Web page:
The Right to Build certificate grants ownership for a period of 30 years, with the possibility of renewal for an additional 20 years, and a further extension of 30 years thereafter. On the other hand, the Right to Use title offers a 25-year ownership period, with an option to renew for another 25 years, and the potential for an additional 35-year extension. This framework provides a pathway for foreign nationals to participate in the Bali property market while adhering to Indonesian regulations.

Understanding the worth of leasehold land is essential, and a basic rule of thumb is to estimate it at approximately 1% annually for each square meter or per Are (100 m²).

Consider the following example for clarity:

Imagine a parcel of land spanning 100 m² with a freehold (Hak Milik) value of IDR 1 billion. In this scenario, leasing this land would typically cost about IDR 10 million annually, representing 1% of the total value, throughout the duration of the lease agreement.

In Indonesia, Regional and Spatial Planning (RTRW) rules serve as the foundation for land use and development, with a legal validity of 20 years. The most recent RTRW guidelines for Badung were approved in 2013, setting their expiration in 2033. For those looking to acquire land for development projects, it’s essential to review the land’s zoning classification or Ijin Tata Ruang (ITR) to ensure the intended use aligns with permitted activities, whether for commercial or residential developments.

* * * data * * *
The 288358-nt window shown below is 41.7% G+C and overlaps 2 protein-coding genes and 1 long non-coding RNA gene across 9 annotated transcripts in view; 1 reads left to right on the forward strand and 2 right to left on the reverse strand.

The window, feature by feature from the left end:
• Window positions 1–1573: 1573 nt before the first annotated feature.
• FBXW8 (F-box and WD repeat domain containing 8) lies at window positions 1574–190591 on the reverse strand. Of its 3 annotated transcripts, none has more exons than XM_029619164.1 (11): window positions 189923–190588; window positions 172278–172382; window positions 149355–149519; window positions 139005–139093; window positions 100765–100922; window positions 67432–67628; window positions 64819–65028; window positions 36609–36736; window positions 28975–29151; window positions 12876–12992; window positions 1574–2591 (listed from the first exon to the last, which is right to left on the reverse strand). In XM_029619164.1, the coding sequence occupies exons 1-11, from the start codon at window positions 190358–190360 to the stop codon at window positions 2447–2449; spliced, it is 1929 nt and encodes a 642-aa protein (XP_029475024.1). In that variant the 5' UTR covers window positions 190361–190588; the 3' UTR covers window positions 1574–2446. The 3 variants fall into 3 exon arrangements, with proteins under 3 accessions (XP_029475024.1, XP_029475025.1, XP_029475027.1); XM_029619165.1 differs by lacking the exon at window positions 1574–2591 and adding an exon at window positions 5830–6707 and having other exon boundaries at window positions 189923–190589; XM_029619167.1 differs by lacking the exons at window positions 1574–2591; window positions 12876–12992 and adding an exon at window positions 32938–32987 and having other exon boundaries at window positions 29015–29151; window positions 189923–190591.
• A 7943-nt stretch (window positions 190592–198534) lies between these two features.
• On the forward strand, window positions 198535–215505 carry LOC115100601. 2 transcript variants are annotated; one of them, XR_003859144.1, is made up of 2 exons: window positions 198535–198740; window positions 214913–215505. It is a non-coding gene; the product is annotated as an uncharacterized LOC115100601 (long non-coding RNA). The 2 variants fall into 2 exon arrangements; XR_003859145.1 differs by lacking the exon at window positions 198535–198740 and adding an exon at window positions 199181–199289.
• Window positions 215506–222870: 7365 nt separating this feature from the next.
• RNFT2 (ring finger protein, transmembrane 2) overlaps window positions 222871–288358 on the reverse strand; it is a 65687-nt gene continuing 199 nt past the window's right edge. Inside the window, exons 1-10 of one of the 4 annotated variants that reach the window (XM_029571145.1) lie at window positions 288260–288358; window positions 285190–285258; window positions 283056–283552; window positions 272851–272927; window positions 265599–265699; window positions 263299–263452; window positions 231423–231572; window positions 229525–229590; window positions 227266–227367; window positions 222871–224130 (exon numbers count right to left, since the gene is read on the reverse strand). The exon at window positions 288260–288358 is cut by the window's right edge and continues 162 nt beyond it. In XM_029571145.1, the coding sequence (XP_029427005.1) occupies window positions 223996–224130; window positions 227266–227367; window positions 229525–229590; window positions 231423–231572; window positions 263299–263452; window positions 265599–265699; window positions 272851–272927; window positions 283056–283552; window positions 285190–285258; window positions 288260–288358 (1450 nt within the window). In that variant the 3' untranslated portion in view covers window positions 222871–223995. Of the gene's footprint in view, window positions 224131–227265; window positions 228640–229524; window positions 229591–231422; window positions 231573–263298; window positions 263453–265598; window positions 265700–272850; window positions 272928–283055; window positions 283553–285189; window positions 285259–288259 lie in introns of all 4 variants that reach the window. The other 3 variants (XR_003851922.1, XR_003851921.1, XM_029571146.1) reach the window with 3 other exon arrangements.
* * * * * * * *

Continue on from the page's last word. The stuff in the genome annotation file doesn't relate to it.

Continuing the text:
Indonesia recognizes four key zoning categories relevant to most land transactions:

  1. Government-owned Land: This category includes areas like beaches, natural reserves, and forests, which are exclusively available to individual investors.
  2. Yellow Zone: This designation is for residential use, allowing the construction of houses or villas only, with no commercial activities permitted.
  3. Red Zone: Designated for commercial and tourism activities, this zone accommodates a wide range of uses, including hotels, resorts, condotels, apartments, entertainment facilities, and even residential buildings. Obtaining a commercial license and a Pondok Wisata for holiday rentals is possible within this zone.
  4. Green Zone: Reserved for agricultural purposes, this zone restricts any residential or commercial construction. No building permits for houses, villas, or similar structures will be granted in these areas.